CONCLUSÃO: Não existe evidência científica suficiente para sustentar a recomendação de métodos para aumentar o tônus muscular da via aérea superior no tratamento do ronco. Ensaios clínicos randomizados bem elaborados são necessários para avaliarmos a eficácia de tais métodos e uma padronização de métodos para intervir no ronco mundialmente aceitos se tornariam úteis em pesquisas futuras.
Palavras-chave: ronco, distúrbios do sono, tratamento, revisão.
Snoring is caused by vibration during the in-breath, which structure actually vibrates depends on many factors, few of which are well understood. Estimates of prevalence of habitual snoring range from 24% to 50% for men and from 14% to 30% for women1-6.
Most commonly, the soft palate is assumed to be the primary noise generator, although other structures, such as tongue base, epiglottis or pharyngeal mucosa, may also vibrate to a greater or lesser extent, in any one individual6. Immediately before each in-breath, the muscles of the upper airway, including the palatal muscles, should tighten to maintain patency of upper airway7. This muscle tone is necessary to withstand the negative pressure from the lungs as they draw in air, and, by keeping the airway wide and clear, keeps the air pressure moderate. In sleep, tension is lost from these muscles, and whilst non-snorers retain sufficient tone in their upper airway to resist the air-flow and maintain patency, snorers do not8. Without this muscle tension any relaxed tissue collapses into the throat where it may cause turbulence and vibration (snoring) or completely block off the airway (sleep apnea)9 -11. Snoring is known to worsen with age, gender, obesity (collar size, Body Mass Index), alcohol ingestion, cigarette consumption, and nasal obstruction5,12-17, and it results in significant social disability, contributing to relationship disharmony, and social ostracism18. In addition, snoring has been implicated in the etiology of more morbidity, such as: hypertension, ischemic heart disease, cerebrovascular accident, increased morbidity and mortality from road traffic and work related accidents19-21.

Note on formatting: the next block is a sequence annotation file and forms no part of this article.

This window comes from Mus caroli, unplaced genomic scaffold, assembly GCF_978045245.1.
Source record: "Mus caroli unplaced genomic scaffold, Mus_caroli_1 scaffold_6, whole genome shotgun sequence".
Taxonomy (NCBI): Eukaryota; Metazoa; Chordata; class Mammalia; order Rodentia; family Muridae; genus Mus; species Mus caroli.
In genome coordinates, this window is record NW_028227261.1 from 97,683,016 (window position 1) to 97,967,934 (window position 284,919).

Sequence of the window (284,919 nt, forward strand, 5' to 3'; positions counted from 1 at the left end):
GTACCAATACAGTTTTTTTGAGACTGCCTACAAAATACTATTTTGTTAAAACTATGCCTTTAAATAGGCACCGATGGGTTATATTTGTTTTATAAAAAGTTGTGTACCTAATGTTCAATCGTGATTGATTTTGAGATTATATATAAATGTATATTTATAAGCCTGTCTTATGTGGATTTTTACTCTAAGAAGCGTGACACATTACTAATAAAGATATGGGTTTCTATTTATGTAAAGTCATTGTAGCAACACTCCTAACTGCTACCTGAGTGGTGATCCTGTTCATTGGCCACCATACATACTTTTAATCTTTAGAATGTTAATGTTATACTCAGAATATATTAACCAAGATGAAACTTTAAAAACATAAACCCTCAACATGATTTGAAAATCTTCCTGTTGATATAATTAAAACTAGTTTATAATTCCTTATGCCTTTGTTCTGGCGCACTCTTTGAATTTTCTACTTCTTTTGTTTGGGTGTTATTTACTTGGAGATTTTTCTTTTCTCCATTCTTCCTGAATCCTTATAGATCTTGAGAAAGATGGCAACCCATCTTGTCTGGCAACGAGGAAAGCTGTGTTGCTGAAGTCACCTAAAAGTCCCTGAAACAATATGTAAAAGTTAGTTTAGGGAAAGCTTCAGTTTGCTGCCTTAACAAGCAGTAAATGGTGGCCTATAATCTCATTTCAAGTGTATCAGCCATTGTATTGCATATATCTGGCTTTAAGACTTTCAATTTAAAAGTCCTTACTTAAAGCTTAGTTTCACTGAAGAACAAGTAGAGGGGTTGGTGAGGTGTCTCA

Treatment for snoring can be divided into two approaches. One approach aims to affect the force of the breath22. The other approach aims to affect the tone and/or size of the soft palate and/or upper throat. The treatment could also be divide in: nonsurgical (weight reduction, reduction of alcohol intake, pharmacological treatment of coincident nasal obstruction13-16, Continuous Positive Airway Pressure (CPAP) appliance23, Mandibular Advancement Oral Appliances24,25, and surgical (surgery for coincident nasal obstruction26, uvulopalatopharyngoplasty27,28, palatal stiffening techniques29-34, palatal shortening techniques)35-37. Based on these approaches, methods to increase muscle tonus of upper airway, such as singing exercises, miofunctional therapy, instrumental therapy (music), and electrical stimulation have been used as an alternative treatment for snoring. We know much more now about the pathogenesis of snoring and obstrutive sleep apnea (OSA), and some studies brought us evidences that the muscles in the pharynx are affected, showing fiber desproportion38-41. Based on such information, would be interesting to search for studies that have treated patients aiming to interfere with a diseased upper airway through out any sort of physical intervention to increase muscle tonus42-53.